• A post made on Tuesday from Ginger Wang warned parents of a possible bacterial infection called Ludwig’s angina
  • Her post included three pictures of her son Austin in the emergency room and has been shared over 280,000 times
  • In an update on Wednesday, Wang said her son was still in the hospital but suggested he was going to recover following an emergency procedure
  • Ludwig’s angina is a bacterial infection that often develops after an abscess tooth or other injuries to the mouth
  • Blocked airways are the most common cause of death with Ludwig’s angina due to blocking the airway

On Tuesday, Dallas resident Ginger Wang made a post to her Facebook post warning parents to take caution after her 18-year-old son almost died from Ludwig’s angina, a bacterial infection that develops in the floor of the mouth.

What Happened

Wang’s post has been shared over 280,000 times since she posted it. In the post, Wang uploaded three pictures of her son in the emergency room. She explained she had taken her “healthy, full of life, and loving” 18-year-old son Austin to get his teeth removed days prior. Her son came home from the procedure and was “out of it” that night, which was not alarming due to the anesthesia. Over the next few days Austin’s health quickly began to deteriorate.

On Saturday he was in pain, but Wang said the pain was tolerable. Once again, not exactly a red flag as pain is expected following the procedure. On Sunday Austin’s condition began to worsen. Wang says the right side of his face down to his neck was “severally swollen” and he had a “severe sore throat.” By Monday morning, Austin told Wang, “Mom, I feel like I’m going to die.”

It turns out Austin’s feeling was correct. Little did anyone know Austin had developed a bacterial infection following the procedure. Wang tried to call his surgeon’s office, but they could not be reached. After being examined at a different office they were instructed to go to the Emergency Room immediately. Upon arrival at the ER, Wang says workers appeared confused on what to do. As Wnag’s concern grew, Austin became lethargic and his airways began closing up.

Before going lethargic, Austin had blood work and a CT scan done. Once the CT scan came back it showed Ludwig’s angina was spreading through his face, jaw, neck and throat. Austin was placed on life support due to the bacterial infection and rushed into emergency surgery. At that moment, it was not clear if Wang’s first-born son was going to live through the infection.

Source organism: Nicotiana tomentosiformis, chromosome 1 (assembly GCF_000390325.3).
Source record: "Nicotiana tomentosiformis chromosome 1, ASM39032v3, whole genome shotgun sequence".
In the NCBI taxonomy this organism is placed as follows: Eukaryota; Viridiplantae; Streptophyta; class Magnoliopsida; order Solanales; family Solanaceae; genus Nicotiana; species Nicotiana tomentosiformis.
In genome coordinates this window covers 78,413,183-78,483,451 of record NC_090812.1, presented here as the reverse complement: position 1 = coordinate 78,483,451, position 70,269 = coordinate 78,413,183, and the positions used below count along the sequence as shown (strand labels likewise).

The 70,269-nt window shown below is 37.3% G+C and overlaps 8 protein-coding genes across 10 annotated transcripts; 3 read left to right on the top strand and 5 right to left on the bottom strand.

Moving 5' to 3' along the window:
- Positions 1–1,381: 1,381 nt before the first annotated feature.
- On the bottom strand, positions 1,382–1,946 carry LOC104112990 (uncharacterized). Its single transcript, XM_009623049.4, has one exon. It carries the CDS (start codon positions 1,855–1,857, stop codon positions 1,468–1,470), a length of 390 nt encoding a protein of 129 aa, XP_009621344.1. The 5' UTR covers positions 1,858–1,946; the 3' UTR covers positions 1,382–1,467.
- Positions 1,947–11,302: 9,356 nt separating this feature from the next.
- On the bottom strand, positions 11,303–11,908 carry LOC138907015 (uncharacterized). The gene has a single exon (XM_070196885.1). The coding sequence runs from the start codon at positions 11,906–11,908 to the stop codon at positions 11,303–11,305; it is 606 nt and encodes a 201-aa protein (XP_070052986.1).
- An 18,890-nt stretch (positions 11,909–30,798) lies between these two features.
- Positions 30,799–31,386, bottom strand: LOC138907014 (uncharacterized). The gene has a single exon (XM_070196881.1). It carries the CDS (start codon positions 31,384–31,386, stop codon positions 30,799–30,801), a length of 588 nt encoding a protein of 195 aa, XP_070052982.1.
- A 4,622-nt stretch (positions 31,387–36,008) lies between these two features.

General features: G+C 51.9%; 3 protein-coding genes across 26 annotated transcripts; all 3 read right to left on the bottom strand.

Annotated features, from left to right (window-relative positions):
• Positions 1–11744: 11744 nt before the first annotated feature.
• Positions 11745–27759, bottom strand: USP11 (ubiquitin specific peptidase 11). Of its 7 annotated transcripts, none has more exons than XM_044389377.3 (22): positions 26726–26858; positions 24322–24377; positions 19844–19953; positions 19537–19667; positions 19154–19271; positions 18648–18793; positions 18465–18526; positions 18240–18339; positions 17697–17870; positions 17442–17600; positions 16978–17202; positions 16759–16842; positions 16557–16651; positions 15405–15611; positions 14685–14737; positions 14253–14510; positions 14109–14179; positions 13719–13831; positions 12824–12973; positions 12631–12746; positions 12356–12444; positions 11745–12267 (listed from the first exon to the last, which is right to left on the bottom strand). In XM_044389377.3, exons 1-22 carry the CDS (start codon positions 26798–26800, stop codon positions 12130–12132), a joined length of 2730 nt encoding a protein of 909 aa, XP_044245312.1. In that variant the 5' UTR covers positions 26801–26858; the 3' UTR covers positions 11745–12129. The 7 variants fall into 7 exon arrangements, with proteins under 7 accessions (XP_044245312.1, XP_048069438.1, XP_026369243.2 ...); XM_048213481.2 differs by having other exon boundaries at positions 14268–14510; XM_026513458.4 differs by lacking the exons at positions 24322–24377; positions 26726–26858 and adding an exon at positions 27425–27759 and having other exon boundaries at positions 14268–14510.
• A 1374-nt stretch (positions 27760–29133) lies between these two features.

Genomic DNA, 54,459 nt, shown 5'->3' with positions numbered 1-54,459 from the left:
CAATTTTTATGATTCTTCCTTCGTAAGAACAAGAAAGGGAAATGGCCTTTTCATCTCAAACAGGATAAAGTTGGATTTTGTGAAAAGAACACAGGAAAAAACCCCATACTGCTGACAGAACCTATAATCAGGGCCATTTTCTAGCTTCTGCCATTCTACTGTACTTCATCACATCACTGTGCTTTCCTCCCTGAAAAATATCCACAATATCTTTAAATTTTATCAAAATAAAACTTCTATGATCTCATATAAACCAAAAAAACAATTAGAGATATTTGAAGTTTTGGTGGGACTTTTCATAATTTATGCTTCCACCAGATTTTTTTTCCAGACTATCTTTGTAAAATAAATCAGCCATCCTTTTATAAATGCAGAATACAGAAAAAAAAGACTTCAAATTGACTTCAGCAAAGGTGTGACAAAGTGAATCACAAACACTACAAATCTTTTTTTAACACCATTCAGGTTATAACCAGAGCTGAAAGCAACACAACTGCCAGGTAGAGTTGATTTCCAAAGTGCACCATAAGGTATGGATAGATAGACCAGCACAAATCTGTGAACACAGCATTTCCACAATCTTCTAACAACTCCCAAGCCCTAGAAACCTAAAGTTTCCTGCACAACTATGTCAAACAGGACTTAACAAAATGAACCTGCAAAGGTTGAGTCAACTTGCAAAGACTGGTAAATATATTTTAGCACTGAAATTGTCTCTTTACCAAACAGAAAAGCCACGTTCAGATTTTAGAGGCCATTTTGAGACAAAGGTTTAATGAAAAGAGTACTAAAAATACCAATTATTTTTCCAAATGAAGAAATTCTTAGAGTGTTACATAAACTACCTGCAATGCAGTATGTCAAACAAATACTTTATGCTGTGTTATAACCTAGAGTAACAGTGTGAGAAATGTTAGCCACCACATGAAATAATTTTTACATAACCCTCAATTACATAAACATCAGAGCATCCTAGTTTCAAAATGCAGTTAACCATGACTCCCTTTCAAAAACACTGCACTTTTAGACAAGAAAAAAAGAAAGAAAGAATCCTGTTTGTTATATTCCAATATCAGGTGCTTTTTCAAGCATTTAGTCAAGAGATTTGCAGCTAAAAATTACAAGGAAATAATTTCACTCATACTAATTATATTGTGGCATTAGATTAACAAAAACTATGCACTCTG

On Wednesday, Wang posted an update to her Facebook. In the post, Wang said she has been advised to no longer speak on Austin’s medical condition, which we can only assume is likely from her attorney. It does sound as if Austin is going to be okay as in the post Wang says, “GOD IS AMAZING and he visited my son, along with two angels from above.” Wang went on to say, “Austin remains in the hospital surrounded by family and friends.”

Ludwig’s Angina

In 1836, German physician Wilhelm Friedrich von Ludwig first described Ludwig’s angina as a “rapidly and frequently fatal progressive gangrenous cellulitis and edema of the soft tissues of the neck and floor of the mouth.” Ludwig’s angina is a form of severe diffuse cellulitis that is known to be fatal due to blocking airways due to swelling along the floor of the mouth and throughout the neck. Airway compromise is the number one cause of death for those suffering from Ludwig’s angina. Ludwig’s angina most often occurs after a tooth abscess, but it can also come from other mouth infections or injuries. The infection is more common in adults than children. Normally, people who receive treatment have a full recovery.

In the early stages of Ludwig’s angina treatment can consist of intravenous antibiotics. In the later stages, the airway is required to be secured as doctors surgically drain the infection. The entire infection is complicated by pain, airway edema, and tongue displacement which creates a compromised airway. Some warning signs of having Ludwig’s angina include pain, the elevation of the tongue, malaise, fever, neck swelling and dysphagia. The inability to swallow saliva should raise concern as this is a sign that your airway is in imminent danger of being blocked due to the elevation and posterior displacement of the tongue. Seek medical help if you believe you are experiencing Ludwig’s angina, as seen with Wang’s story, the bacterial infection can spread rapidly with the possibility of death increasing by the day.

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